| 13 June 2011
Speaking last week at the Organisation for Security Co-operation in Europe (OSCE) Permanent Council in Vienna, Mr Jan Lundin, Director General of the Council of the Baltic Sea States Secretariat (CBSS) said working with the OSCE on civil security and combating human trafficking, and potential co-operation in building transport links and sustainable energy are ways to contribute to stability and cohesion in Europe.
In his address to the Council Lundin outlined priority areas for CBSS which included environment and sustainability, energy, education and culture, economic development, as well as civil security and human dimension.
Lundin stressed the effectiveness of joint initiatives with the OSCE Office for Democratic Institutions and Human Rights (ODIHR) and the OSCE Special Representative and Co-ordinator for Combating Trafficking in Human Beings in such areas as counteracting sexual abuse of children on the Internet and raising awareness about trafficking for all forms of exploitation.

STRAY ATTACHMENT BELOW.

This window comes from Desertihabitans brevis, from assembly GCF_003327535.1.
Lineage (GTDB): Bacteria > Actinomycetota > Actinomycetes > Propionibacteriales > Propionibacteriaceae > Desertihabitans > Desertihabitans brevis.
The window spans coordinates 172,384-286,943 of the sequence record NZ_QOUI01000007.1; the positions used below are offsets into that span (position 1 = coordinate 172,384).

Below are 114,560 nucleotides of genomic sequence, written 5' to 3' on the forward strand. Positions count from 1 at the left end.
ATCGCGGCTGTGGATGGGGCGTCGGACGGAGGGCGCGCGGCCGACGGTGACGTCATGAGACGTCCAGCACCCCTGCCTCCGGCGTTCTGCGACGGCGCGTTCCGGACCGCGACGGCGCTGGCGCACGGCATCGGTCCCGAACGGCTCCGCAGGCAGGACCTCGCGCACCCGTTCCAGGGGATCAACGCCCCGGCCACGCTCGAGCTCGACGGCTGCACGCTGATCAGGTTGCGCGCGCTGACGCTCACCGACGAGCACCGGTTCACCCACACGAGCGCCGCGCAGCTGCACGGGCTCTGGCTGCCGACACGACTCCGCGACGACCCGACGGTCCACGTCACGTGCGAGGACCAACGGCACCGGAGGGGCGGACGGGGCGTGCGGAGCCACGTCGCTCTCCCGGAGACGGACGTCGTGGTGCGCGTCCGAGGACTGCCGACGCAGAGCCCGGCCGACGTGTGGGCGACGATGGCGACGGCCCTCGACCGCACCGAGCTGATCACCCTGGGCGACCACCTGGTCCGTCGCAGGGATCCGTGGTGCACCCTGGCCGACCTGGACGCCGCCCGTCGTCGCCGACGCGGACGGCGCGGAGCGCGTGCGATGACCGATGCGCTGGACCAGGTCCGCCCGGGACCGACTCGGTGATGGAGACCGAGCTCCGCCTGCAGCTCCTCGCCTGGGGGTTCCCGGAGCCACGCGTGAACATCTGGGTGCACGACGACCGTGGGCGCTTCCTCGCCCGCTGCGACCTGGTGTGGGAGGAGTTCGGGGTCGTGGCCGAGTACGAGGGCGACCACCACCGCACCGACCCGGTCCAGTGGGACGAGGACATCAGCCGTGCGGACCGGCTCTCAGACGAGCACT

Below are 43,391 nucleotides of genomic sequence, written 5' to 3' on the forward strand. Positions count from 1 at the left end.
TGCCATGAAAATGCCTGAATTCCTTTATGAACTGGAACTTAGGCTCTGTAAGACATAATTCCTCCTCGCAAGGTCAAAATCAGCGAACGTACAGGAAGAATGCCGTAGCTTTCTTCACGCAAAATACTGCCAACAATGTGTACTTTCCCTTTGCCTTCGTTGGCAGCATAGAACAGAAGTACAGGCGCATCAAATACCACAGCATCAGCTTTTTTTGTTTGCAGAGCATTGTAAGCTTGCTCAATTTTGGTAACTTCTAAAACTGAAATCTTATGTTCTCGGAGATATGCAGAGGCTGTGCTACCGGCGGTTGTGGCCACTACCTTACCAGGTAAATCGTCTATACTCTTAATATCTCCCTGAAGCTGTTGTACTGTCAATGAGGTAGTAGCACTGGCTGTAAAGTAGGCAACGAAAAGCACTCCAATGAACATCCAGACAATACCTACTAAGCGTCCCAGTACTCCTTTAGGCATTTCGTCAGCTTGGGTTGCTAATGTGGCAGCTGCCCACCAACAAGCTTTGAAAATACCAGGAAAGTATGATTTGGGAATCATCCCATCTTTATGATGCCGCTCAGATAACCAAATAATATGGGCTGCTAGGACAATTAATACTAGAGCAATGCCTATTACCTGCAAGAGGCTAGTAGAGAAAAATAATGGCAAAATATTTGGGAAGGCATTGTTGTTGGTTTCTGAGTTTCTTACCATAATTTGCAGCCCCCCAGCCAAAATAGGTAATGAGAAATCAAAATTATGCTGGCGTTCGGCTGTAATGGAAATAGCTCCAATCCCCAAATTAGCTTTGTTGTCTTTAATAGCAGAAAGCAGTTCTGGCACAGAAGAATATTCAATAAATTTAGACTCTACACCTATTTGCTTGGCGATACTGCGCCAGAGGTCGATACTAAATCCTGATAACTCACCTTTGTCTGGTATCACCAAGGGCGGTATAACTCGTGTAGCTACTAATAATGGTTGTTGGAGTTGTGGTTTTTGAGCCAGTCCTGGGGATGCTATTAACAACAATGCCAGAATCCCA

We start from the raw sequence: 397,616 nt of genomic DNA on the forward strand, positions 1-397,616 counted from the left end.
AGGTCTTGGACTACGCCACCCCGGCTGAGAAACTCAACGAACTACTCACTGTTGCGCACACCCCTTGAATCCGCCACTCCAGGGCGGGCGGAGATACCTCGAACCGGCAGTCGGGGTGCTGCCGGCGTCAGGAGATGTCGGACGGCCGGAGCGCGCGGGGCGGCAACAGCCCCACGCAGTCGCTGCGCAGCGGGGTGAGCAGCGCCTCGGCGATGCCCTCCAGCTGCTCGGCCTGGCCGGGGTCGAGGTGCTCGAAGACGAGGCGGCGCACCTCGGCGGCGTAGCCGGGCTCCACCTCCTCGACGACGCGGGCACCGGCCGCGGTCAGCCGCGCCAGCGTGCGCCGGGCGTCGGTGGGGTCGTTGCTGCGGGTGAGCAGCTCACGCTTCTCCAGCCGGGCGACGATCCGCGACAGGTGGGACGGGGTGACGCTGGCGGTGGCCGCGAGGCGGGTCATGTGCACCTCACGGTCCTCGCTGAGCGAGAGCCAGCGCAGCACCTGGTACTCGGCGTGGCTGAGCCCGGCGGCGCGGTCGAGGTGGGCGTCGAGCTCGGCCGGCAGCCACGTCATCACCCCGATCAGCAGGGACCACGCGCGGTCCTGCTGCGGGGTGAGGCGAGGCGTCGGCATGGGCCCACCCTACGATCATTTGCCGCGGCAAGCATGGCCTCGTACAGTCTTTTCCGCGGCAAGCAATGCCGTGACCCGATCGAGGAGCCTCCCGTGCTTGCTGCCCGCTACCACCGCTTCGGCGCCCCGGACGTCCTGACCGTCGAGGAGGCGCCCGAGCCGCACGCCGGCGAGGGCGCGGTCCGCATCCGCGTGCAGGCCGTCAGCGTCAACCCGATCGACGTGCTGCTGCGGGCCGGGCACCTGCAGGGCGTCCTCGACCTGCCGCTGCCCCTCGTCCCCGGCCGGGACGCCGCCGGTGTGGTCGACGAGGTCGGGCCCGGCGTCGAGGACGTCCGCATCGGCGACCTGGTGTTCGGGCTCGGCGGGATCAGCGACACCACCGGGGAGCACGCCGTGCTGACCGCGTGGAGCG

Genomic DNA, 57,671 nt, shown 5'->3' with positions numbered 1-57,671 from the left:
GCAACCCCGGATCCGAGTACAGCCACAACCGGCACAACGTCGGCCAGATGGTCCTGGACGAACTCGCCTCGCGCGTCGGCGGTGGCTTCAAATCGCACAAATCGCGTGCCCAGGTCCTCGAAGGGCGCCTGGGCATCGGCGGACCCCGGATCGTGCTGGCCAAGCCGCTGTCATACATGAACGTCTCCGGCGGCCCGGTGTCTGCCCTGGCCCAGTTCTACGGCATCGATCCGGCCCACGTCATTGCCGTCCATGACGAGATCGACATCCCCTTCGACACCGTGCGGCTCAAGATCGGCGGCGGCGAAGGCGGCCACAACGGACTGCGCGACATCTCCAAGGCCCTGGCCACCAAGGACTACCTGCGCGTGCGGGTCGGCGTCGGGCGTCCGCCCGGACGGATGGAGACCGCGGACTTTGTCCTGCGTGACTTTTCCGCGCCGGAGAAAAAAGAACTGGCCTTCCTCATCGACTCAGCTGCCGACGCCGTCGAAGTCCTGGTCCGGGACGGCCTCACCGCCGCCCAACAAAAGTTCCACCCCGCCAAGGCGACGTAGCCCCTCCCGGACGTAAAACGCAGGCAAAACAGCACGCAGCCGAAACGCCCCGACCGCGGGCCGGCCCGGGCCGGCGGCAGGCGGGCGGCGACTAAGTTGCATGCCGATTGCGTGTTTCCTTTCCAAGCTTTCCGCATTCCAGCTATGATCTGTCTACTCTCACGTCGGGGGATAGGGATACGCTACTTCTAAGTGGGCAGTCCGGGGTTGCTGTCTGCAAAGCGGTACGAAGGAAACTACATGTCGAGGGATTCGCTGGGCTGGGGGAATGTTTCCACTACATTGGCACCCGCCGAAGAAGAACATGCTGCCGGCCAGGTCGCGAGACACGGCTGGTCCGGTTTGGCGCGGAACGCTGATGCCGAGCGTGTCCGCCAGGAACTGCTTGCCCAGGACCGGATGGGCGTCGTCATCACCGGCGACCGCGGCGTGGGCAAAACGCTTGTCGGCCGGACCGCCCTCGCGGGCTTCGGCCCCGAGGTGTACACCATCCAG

“Through continued mutual exchange of experiences and joint activities the Council and the OSCE have developed a solid platform for enhanced counter-trafficking work in our respective states and beyond, which improves the chances of effectively tackling this modern form of slavery,” Lundin said.
Lundin noted that some of the Council’s projects, such as increasing the use of environmentally friendly fuel in shipping, could be of interest to the OSCE annual Economic and Environmental Forum focusing this year on promoting sustainable energy and transport.
Lundin said that the CBSS’ work on civil security in fields such as nuclear and radiation safety, rescue services operations, border protection, police co-operation, are areas which could be “of specific interest to the OSCE”.
The Council of the Baltic Sea States is a political forum for regional inter-governmental cooperation. It comprises eleven states of the Baltic Sea Region (Denmark, Estonia, Finland, Germany, Iceland, Latvia, Lithuania, Norway, Poland, Russia and Sweden), as well as the European Commission. Lithuania, current OSCE Chairmanship, hosted last year’s summit of the Council.
The Permanent Council is one of the main regular decision-making bodies of the OSCE. It convenes weekly in Vienna to discuss developments in the OSCE area and take appropriate decisions
Picture Credit: OSCE/Susanna Lööf